Nobody wants to talk about suicide. It's uncomfortable and scary. Maybe that's why everyone was so struck by the loss of Robin Williams. He had no one to talk to about this subject. If the subject you want to talk about is taboo, it is a good chance that thoughts about it feel taboo and become shameful. When society does talk about suicide it is usually an investigation into a mystery, "How could this have occurred? We had no idea!" We never speak of it as a choice. Society argues about when a group of cells becomes a fetus and its right to life, but Dr. Kevorkian is evil for letting people decide their own fate. Society has chosen to think that suicide is a result of mental illness. One cannot be in their "right" mind to want to end their own life. Biologically, it is an interesting argument. Much of our mental health issues related to stress and anxiety can be traced back to the our fight or flight response, the one that kept our ancestors alive in a very different world. So yes, like animals there's something inside us that wants to live. Unlike other animals, we have this ability to think.

Chicken Egg Situation

Is it the shame that triggers option D, or suicide that trigger the shame? I don't have answers, only thoughts. Many are joyous, many are not. Before, I was "too busy" to consider these deeper questions. They hung in the background while I tried to be productive, earn, and move up in the world. My avoidance strategy was a combination of sugar, entertainment, and work. I replaced that with new things that I learned, the coping I described in a previous entry. I let go of what was working because it wasn't working fast enough. I was not cured. I went back to what I had done in the past, but I've burned out a lot quicker. Hopefully, this is all part of learning, creating new neural pathways, and trimming the old ones down. Whatever it is, I'm exhausted. My tanks are empty and I'm vulnerable. Something crawls at the edge of my perception, telling me to sit down and paint, to create. Unfortunately, the shame of doing something for my undeserving is so much louder at the moment. I should be working. I should be making money. I should be like everyone else.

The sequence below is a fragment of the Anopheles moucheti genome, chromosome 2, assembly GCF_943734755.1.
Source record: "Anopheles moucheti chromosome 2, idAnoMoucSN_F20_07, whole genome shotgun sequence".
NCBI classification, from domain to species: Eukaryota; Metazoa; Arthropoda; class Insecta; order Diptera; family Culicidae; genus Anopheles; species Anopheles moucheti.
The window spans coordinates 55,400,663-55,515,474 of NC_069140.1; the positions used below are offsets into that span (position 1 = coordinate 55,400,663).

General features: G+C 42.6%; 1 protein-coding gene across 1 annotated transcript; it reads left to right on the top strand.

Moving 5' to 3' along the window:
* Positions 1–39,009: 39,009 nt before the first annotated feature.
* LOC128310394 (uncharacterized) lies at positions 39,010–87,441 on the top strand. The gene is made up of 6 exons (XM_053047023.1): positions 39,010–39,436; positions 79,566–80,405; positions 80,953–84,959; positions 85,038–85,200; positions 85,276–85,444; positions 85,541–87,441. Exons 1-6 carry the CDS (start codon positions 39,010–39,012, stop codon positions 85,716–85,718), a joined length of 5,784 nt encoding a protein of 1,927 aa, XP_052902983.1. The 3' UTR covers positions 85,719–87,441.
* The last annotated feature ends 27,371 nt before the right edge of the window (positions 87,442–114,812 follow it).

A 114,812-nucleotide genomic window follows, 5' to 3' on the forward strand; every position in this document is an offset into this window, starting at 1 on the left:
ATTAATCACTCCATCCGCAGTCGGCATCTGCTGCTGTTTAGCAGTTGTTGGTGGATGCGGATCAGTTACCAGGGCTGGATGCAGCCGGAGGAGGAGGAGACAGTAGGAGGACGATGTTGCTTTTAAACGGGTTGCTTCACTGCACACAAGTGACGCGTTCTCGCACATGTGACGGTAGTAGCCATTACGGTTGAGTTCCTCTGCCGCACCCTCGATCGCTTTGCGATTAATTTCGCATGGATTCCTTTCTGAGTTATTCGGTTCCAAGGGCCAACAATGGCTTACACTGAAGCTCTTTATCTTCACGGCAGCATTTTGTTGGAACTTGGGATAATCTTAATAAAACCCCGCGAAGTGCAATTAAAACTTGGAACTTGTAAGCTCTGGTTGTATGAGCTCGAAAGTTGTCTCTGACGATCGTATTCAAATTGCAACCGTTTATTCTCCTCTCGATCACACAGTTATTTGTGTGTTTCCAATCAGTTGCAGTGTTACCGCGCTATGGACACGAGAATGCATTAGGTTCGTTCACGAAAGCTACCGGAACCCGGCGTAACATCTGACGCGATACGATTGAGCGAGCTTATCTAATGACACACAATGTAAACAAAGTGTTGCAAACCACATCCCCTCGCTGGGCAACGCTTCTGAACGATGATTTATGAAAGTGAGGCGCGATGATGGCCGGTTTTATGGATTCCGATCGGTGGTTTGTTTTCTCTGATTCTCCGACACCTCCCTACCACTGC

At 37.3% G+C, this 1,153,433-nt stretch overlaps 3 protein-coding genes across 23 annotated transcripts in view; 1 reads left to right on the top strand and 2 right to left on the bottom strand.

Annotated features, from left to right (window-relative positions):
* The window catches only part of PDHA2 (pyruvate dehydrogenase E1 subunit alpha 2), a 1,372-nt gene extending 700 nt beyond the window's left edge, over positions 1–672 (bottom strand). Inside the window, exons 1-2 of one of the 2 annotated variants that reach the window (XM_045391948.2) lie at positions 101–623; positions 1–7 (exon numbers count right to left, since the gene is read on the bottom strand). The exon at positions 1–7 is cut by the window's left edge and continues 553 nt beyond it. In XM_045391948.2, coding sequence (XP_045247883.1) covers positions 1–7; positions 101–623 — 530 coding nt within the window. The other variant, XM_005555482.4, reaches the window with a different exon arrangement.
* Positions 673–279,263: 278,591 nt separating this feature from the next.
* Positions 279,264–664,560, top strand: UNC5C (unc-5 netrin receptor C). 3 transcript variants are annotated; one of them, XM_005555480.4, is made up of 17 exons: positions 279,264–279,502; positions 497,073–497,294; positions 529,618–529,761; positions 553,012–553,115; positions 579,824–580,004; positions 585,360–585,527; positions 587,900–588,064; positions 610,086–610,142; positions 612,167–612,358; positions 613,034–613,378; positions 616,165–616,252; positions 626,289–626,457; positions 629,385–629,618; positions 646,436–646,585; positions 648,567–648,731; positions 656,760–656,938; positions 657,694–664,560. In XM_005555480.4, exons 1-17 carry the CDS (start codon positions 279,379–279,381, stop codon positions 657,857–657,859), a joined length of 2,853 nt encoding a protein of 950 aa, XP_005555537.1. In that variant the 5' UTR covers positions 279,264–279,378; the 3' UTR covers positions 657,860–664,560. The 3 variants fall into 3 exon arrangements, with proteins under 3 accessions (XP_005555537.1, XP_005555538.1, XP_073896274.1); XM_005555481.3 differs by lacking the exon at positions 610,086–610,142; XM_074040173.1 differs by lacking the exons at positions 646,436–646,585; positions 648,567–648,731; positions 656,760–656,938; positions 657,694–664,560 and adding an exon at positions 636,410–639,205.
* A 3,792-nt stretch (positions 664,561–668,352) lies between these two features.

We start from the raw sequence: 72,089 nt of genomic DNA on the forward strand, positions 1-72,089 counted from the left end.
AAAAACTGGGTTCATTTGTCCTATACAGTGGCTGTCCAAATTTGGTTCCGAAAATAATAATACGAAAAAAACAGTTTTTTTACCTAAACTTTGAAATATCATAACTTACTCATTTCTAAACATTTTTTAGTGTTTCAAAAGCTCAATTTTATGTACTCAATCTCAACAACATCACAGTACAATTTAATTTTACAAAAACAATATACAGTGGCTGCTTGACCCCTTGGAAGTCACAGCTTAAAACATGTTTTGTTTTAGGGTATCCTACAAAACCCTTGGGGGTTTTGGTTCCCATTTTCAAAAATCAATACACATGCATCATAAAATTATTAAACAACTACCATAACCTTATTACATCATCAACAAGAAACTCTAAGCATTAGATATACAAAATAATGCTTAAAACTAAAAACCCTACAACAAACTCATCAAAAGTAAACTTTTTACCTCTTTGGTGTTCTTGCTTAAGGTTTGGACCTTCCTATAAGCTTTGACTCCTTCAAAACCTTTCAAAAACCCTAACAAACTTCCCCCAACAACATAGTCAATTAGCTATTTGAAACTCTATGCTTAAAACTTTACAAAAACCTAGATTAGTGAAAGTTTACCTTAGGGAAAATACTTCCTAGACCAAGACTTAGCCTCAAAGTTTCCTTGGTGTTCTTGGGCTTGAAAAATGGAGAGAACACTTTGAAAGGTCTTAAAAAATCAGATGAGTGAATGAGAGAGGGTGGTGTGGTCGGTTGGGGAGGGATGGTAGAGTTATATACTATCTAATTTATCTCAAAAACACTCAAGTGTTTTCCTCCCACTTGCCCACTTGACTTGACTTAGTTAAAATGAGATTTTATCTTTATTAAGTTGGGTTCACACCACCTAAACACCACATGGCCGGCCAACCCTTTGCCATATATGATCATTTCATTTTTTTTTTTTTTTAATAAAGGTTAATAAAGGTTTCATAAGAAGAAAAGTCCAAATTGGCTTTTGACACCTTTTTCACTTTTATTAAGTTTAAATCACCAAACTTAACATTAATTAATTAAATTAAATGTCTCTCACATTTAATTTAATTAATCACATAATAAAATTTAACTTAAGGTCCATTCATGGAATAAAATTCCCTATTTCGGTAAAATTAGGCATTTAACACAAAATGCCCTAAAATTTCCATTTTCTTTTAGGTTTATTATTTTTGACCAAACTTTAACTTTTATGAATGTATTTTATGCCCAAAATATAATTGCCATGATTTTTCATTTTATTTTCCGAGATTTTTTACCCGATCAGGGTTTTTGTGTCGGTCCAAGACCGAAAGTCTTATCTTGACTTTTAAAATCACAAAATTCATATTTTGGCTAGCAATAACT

Compromise, I'm writing. Pain is personal. Those closest to me always want to know how they can help. You aren't responsible for what myself or anyone else is going through. Our minds create our own realities. You can help by validating those of us with pain. Yours isn't a position of fixer, but one of listener. You can bring me joy by reaching out. My mind will create the narrative that you're doing it out of guilt because you read this, but if you keep reaching out it will challenge this belief. Being heard is so important, but sometimes we don't want to talk. You can still be there. It can be draining for me to manage all the anxiety when being around people. And so, I isolate. One on one, with friends I trust are still stressful with my thoughts of unworthiness and fear of saying or doing the "wrong" thing, but the volume is less intense. I forget this and don't reach out. It seems unfair to put some onus on others, but hey, you asked how to help. Maybe you should bring me breakfast?

Don't Try, Don't Fail: The Constant Flow of Negativity

8 min read

Street Art of a skull with a heart and a mind inside it

In the world that is my mind and body, depression is a utility. Pipes and wires travel throughout my system ensuring basic darkness permeates the emotional ghettos and physical suburbs of Chris.

Those of us that are privileged to have water and electricity in our homes sometimes forget how the process works. Water is constantly being pushed through the pipes of the house, only stopping at faucet handle. One turn and it is instantly let free. The same goes for the electricity behind the light switch, if you touch the wires behind the switch they are live with power. If you must affect repairs to your plumbing, you shut the water off at the street or disable the pump that brings it up from a well. Yet, all the pipes in the home still have water in them and you'll be forced to drain them before making repairs. This is probably the best way I can describe my dealings with depression. It's always on and if I want to make changes, I still have to deal with what's in the pipes.